On March 12, the ECB held a press conference, in which Christine Lagarde announced and commented on the new measures to counter the economic downturn triggered by the spread of the virus. Below, we shortly review and explain these measures, compare the policies of Lagarde and Draghi, the previous ECB president, and give some final considerations on the European choices concerning economic depression related to increasing socioeconomic inequalities within Eurozone.
The monetary policy package adopted by Lagarde with the unanimous support of the Governing Council is quite like the one that was carried out by Mario Draghi in following his “whatever it takes” purpose. The ECB, as imposed by its mandate, chose to focus on price stability, assessing the liquidity problem that banks and households may get as result of the virus spreading.
The whole package is an attempt to slow down the recession mechanism, ensuring markets and countries that the ECB will not only extend the measures earlier used by Draghi to ensure liquidity to the banks and consequently to the households, but also provide to the affected countries an envelope of €120 billion that can be adjusted in the future following the economy’s conditions.
In other words, the measures will ensure that firms in the countries involved in the recession mechanism will be able to borrow money from banks at lower rate than normal. And that banks will be able to repay interest back to the ECB after a longer period than normally conceived and at lower rate than the one usually offered by the ECB.
How serious is this?
The crisis provoked by COVID-19 seems not as severe as the 2008 one yet, being considered only temporary with the right political response. Still, the measures employed by the respective organs appear to exceed notably those previous ones. Nonetheless, since 2011, we must take into account also the expenditure on the EFSF (European Financial Stability Facility) and the ESM (European Stability Mechanism), both absent at the beginning of the previous crisis and devoted still now to directly assist those countries who suffer the recession the most.
However, there are two things we should consider in assessing the actual conditions. First, the GDP of the EU is nearly €19 trillion, or 16% of the global GDP. Second, these measures are only one part of the actual toolbox of European institutions, that as already showed, could have something to say even in fiscal policy through the application of the ESM’s tools.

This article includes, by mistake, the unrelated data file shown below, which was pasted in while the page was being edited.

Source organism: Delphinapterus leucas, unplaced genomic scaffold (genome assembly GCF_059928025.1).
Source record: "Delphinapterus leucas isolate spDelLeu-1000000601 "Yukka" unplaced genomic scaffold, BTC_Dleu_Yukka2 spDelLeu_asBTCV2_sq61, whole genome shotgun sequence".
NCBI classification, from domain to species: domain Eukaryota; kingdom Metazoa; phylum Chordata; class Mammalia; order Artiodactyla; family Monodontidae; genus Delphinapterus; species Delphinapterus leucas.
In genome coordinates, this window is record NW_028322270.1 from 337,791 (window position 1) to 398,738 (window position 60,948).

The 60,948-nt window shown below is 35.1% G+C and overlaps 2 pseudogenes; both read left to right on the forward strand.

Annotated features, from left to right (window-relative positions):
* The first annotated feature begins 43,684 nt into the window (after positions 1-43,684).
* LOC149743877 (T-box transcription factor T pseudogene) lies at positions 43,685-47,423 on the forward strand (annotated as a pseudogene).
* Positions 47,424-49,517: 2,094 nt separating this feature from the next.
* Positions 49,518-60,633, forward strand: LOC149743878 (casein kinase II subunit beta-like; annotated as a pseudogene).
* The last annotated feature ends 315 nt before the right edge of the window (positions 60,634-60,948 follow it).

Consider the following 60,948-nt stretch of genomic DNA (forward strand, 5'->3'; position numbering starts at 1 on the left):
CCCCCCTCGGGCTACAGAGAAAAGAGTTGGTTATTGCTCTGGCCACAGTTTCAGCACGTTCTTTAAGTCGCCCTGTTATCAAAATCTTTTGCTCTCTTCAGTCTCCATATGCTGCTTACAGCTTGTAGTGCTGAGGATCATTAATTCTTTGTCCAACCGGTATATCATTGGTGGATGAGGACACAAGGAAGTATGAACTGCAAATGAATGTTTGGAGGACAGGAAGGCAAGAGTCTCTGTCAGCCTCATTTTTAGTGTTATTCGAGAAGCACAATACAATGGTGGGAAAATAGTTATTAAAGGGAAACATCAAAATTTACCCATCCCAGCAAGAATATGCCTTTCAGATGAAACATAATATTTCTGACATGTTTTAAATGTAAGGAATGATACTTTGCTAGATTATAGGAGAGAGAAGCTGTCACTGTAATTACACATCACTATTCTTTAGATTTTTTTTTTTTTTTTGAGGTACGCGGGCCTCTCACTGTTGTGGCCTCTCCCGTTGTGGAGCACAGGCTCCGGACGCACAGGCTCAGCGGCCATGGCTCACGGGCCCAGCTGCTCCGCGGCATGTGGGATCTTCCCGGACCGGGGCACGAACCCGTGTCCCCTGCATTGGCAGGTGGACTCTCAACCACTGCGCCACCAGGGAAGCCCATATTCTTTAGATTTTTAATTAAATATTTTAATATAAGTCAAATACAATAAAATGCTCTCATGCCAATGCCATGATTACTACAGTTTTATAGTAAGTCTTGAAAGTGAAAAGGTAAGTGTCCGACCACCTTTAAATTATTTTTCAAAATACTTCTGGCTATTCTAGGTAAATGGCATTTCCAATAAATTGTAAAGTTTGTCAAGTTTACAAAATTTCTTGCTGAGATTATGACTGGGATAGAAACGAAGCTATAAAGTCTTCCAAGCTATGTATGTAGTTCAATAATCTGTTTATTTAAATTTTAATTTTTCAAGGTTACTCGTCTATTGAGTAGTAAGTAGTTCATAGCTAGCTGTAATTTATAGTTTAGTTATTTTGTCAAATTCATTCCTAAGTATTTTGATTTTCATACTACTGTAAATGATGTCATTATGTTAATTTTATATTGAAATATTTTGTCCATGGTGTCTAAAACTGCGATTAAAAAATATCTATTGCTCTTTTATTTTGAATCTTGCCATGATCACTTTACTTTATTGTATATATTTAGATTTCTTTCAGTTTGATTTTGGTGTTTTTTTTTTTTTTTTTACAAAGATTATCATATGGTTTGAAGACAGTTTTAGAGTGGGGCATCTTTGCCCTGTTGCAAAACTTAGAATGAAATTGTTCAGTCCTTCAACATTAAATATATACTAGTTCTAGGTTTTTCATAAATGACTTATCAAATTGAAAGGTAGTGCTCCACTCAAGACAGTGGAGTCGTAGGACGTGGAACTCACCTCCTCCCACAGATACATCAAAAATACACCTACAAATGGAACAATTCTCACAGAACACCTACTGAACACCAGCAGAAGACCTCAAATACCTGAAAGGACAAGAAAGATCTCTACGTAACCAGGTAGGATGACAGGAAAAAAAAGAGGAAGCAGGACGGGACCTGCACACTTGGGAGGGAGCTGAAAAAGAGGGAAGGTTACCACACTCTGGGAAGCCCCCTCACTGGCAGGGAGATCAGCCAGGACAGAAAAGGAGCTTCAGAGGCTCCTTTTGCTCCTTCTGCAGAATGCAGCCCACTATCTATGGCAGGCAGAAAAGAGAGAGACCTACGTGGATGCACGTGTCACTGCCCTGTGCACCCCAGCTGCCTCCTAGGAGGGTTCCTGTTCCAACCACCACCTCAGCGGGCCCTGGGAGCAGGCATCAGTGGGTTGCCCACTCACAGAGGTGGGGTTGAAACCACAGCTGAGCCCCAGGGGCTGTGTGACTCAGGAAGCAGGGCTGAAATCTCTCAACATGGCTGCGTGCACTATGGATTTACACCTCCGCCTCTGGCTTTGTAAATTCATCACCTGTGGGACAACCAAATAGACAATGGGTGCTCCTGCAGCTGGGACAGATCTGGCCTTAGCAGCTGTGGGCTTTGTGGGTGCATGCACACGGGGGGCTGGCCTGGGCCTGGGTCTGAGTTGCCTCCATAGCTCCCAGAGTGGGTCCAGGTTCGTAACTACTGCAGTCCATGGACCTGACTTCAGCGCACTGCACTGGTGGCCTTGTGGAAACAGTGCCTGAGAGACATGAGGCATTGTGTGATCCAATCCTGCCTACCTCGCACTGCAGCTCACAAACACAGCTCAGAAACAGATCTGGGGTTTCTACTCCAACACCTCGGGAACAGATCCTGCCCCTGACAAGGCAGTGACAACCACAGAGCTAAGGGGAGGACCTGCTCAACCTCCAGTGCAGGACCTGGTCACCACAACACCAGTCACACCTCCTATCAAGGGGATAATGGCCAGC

Speculation for free
Yesterday we saw the financial indexes having serious decreases, particularly the Italian one fell off nearly 17%, after Lagarde, in what has been a communication mistake, affirmed that the ECB will not close the spreads. However, we should remember that, on the one end, at the time of the first “whatever it takes” the ESM was still to be formed, and on the other that the toolbox of the ECB monetary policy was stronger, since the interest rates were still to be cut by a large portion.
The stock market crisis is the consequence of a market’s behaviour dictated not only by the legitimation, but also the recognition of unlimited richness as preferential status in our economic environment, which stands in front of us as the worst enemy to face in starting to think as a species.
In fact, Lagarde’s declarations, instead of being perceived as an invitation to the Eurogroup next Monday to take extraordinary measures to counter the incoming crisis, have been used as a shield to behave in a completely selfish way despite the seriousness of this period, a behaviour driven by the will to exploit the fragility of the states and citizens to increase individual’s share profits.
A chance for the future
The package approved by the ECB could surely sustain the small and medium enterprises, but what about the people that do not own a firm? What about their children? What about all the people that in this moment are not working, will not receive a subsidy, and maybe will have to pay more taxes? At the end of her speech, Lagarde said: “our analysis is that the response should be fiscal first and foremost” claiming the fundamental importance of appropriate fiscal behaviour from the players interested.
In these days of fear and responsibility, Europe has a chance to show to all Europeans that inequality can diminish, austerity can be substituted by accountability and that fiscal stimuli used in the right way can produce an outstanding amount of human capital that will bring our future generation to live in a world where everyone will have the same opportunities.
But on the off chance that the ESM will adopt measures that will increase inequalities, perceived more because of the crisis, the future for us will be much more difficult. The already existing extreme parties that play with fear and desperation of citizens will have an easy track to the power, resulting in a loss of efficiency and probably of some rights, a perspective that did not seem unreal in Italy last summer, when Matteo Salvini asked for full powers.